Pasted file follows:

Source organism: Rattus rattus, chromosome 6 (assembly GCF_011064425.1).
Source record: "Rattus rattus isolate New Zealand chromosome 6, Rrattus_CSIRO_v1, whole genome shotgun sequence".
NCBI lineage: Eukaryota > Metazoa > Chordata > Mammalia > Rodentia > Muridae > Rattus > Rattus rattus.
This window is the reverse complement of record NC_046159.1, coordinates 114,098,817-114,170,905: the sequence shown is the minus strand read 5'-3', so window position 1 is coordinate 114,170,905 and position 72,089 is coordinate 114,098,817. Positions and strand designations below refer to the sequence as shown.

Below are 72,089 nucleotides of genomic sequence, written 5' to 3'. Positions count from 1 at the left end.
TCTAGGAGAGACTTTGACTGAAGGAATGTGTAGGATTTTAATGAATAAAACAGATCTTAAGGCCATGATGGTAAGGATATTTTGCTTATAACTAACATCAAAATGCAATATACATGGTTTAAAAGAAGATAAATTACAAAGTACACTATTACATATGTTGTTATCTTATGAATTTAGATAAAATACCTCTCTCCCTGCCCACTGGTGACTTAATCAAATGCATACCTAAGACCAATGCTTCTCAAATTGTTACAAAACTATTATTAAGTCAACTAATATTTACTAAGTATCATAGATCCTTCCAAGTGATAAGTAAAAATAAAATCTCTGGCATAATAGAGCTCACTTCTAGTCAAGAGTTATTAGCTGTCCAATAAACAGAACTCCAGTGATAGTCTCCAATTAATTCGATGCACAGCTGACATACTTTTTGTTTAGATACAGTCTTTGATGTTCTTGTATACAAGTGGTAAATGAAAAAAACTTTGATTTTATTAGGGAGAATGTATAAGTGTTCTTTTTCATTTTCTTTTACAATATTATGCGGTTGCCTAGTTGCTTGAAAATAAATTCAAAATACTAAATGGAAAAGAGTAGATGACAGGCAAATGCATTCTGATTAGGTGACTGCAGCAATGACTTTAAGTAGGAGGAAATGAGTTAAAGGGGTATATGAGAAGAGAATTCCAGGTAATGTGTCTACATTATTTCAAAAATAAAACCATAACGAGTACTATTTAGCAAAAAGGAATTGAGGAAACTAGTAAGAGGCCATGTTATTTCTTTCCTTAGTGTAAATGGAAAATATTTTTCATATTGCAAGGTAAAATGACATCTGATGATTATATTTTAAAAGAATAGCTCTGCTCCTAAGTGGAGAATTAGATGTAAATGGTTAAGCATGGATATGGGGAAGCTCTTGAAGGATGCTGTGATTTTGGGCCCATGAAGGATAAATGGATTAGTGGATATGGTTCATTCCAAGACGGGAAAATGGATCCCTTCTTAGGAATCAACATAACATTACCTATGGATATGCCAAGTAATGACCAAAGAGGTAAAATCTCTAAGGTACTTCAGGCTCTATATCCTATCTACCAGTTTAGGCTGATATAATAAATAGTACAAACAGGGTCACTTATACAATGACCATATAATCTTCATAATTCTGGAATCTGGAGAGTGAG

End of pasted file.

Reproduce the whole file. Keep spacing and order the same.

Source organism: Rattus rattus, chromosome 6 (assembly GCF_011064425.1).
Source record: "Rattus rattus isolate New Zealand chromosome 6, Rrattus_CSIRO_v1, whole genome shotgun sequence".
NCBI lineage: Eukaryota > Metazoa > Chordata > Mammalia > Rodentia > Muridae > Rattus > Rattus rattus.
This window is the reverse complement of record NC_046159.1, coordinates 114,098,817-114,170,905: the sequence shown is the minus strand read 5'-3', so window position 1 is coordinate 114,170,905 and position 72,089 is coordinate 114,098,817. Positions and strand designations below refer to the sequence as shown.

Below are 72,089 nucleotides of genomic sequence, written 5' to 3'. Positions count from 1 at the left end.
TCTAGGAGAGACTTTGACTGAAGGAATGTGTAGGATTTTAATGAATAAAACAGATCTTAAGGCCATGATGGTAAGGATATTTTGCTTATAACTAACATCAAAATGCAATATACATGGTTTAAAAGAAGATAAATTACAAAGTACACTATTACATATGTTGTTATCTTATGAATTTAGATAAAATACCTCTCTCCCTGCCCACTGGTGACTTAATCAAATGCATACCTAAGACCAATGCTTCTCAAATTGTTACAAAACTATTATTAAGTCAACTAATATTTACTAAGTATCATAGATCCTTCCAAGTGATAAGTAAAAATAAAATCTCTGGCATAATAGAGCTCACTTCTAGTCAAGAGTTATTAGCTGTCCAATAAACAGAACTCCAGTGATAGTCTCCAATTAATTCGATGCACAGCTGACATACTTTTTGTTTAGATACAGTCTTTGATGTTCTTGTATACAAGTGGTAAATGAAAAAAACTTTGATTTTATTAGGGAGAATGTATAAGTGTTCTTTTTCATTTTCTTTTACAATATTATGCGGTTGCCTAGTTGCTTGAAAATAAATTCAAAATACTAAATGGAAAAGAGTAGATGACAGGCAAATGCATTCTGATTAGGTGACTGCAGCAATGACTTTAAGTAGGAGGAAATGAGTTAAAGGGGTATATGAGAAGAGAATTCCAGGTAATGTGTCTACATTATTTCAAAAATAAAACCATAACGAGTACTATTTAGCAAAAAGGAATTGAGGAAACTAGTAAGAGGCCATGTTATTTCTTTCCTTAGTGTAAATGGAAAATATTTTTCATATTGCAAGGTAAAATGACATCTGATGATTATATTTTAAAAGAATAGCTCTGCTCCTAAGTGGAGAATTAGATGTAAATGGTTAAGCATGGATATGGGGAAGCTCTTGAAGGATGCTGTGATTTTGGGCCCATGAAGGATAAATGGATTAGTGGATATGGTTCATTCCAAGACGGGAAAATGGATCCCTTCTTAGGAATCAACATAACATTACCTATGGATATGCCAAGTAATGACCAAAGAGGTAAAATCTCTAAGGTACTTCAGGCTCTATATCCTATCTACCAGTTTAGGCTGATATAATAAATAGTACAAACAGGGTCACTTATACAATGACCATATAATCTTCATAATTCTGGAATCTGGAGAGTGAG